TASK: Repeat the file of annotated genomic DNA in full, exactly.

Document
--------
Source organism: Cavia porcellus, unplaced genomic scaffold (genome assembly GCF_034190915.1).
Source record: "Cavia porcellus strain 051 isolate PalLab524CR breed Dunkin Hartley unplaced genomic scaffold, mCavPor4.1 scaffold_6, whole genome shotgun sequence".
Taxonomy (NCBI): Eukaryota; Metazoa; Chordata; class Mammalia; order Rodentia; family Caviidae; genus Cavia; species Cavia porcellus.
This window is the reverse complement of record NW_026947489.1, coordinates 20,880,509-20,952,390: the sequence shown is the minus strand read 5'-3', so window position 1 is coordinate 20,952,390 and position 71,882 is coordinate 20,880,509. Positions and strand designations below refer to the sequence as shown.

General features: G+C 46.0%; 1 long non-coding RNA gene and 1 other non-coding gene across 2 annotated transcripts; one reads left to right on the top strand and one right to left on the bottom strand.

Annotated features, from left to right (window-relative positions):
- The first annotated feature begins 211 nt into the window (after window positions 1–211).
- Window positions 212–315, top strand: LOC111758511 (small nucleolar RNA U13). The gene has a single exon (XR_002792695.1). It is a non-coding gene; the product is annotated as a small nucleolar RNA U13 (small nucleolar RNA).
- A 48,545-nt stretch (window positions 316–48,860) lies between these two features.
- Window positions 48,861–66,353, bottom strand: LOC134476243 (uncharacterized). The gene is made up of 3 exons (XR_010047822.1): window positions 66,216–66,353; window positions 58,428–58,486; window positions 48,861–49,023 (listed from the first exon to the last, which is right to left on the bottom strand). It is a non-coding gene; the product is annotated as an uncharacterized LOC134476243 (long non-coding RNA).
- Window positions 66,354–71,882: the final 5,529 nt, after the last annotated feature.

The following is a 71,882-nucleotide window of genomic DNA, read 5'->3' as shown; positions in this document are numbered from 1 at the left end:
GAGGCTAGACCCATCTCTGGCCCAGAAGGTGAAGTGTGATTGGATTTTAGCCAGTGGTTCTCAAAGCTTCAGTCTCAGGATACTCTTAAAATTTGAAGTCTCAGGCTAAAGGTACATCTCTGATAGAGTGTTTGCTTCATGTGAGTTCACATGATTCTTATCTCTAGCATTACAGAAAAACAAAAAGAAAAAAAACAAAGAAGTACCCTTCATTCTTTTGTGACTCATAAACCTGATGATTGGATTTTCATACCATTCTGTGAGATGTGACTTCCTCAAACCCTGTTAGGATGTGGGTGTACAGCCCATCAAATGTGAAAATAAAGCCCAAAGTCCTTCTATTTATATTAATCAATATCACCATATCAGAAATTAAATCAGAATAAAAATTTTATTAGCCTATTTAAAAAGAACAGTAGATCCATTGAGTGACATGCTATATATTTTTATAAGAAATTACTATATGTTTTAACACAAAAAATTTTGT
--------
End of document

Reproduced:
Source organism: Cavia porcellus, unplaced genomic scaffold (genome assembly GCF_034190915.1).
Source record: "Cavia porcellus strain 051 isolate PalLab524CR breed Dunkin Hartley unplaced genomic scaffold, mCavPor4.1 scaffold_6, whole genome shotgun sequence".
Taxonomy (NCBI): Eukaryota; Metazoa; Chordata; class Mammalia; order Rodentia; family Caviidae; genus Cavia; species Cavia porcellus.
This window is the reverse complement of record NW_026947489.1, coordinates 20,880,509-20,952,390: the sequence shown is the minus strand read 5'-3', so window position 1 is coordinate 20,952,390 and position 71,882 is coordinate 20,880,509. Positions and strand designations below refer to the sequence as shown.

General features: G+C 46.0%; 1 long non-coding RNA gene and 1 other non-coding gene across 2 annotated transcripts; one reads left to right on the top strand and one right to left on the bottom strand.

Annotated features, from left to right (window-relative positions):
- The first annotated feature begins 211 nt into the window (after window positions 1–211).
- Window positions 212–315, top strand: LOC111758511 (small nucleolar RNA U13). The gene has a single exon (XR_002792695.1). It is a non-coding gene; the product is annotated as a small nucleolar RNA U13 (small nucleolar RNA).
- A 48,545-nt stretch (window positions 316–48,860) lies between these two features.
- Window positions 48,861–66,353, bottom strand: LOC134476243 (uncharacterized). The gene is made up of 3 exons (XR_010047822.1): window positions 66,216–66,353; window positions 58,428–58,486; window positions 48,861–49,023 (listed from the first exon to the last, which is right to left on the bottom strand). It is a non-coding gene; the product is annotated as an uncharacterized LOC134476243 (long non-coding RNA).
- Window positions 66,354–71,882: the final 5,529 nt, after the last annotated feature.

The following is a 71,882-nucleotide window of genomic DNA, read 5'->3' as shown; positions in this document are numbered from 1 at the left end:
GAGGCTAGACCCATCTCTGGCCCAGAAGGTGAAGTGTGATTGGATTTTAGCCAGTGGTTCTCAAAGCTTCAGTCTCAGGATACTCTTAAAATTTGAAGTCTCAGGCTAAAGGTACATCTCTGATAGAGTGTTTGCTTCATGTGAGTTCACATGATTCTTATCTCTAGCATTACAGAAAAACAAAAAGAAAAAAAACAAAGAAGTACCCTTCATTCTTTTGTGACTCATAAACCTGATGATTGGATTTTCATACCATTCTGTGAGATGTGACTTCCTCAAACCCTGTTAGGATGTGGGTGTACAGCCCATCAAATGTGAAAATAAAGCCCAAAGTCCTTCTATTTATATTAATCAATATCACCATATCAGAAATTAAATCAGAATAAAAATTTTATTAGCCTATTTAAAAAGAACAGTAGATCCATTGAGTGACATGCTATATATTTTTATAAGAAATTACTATATGTTTTAACACAAAAAATTTTGT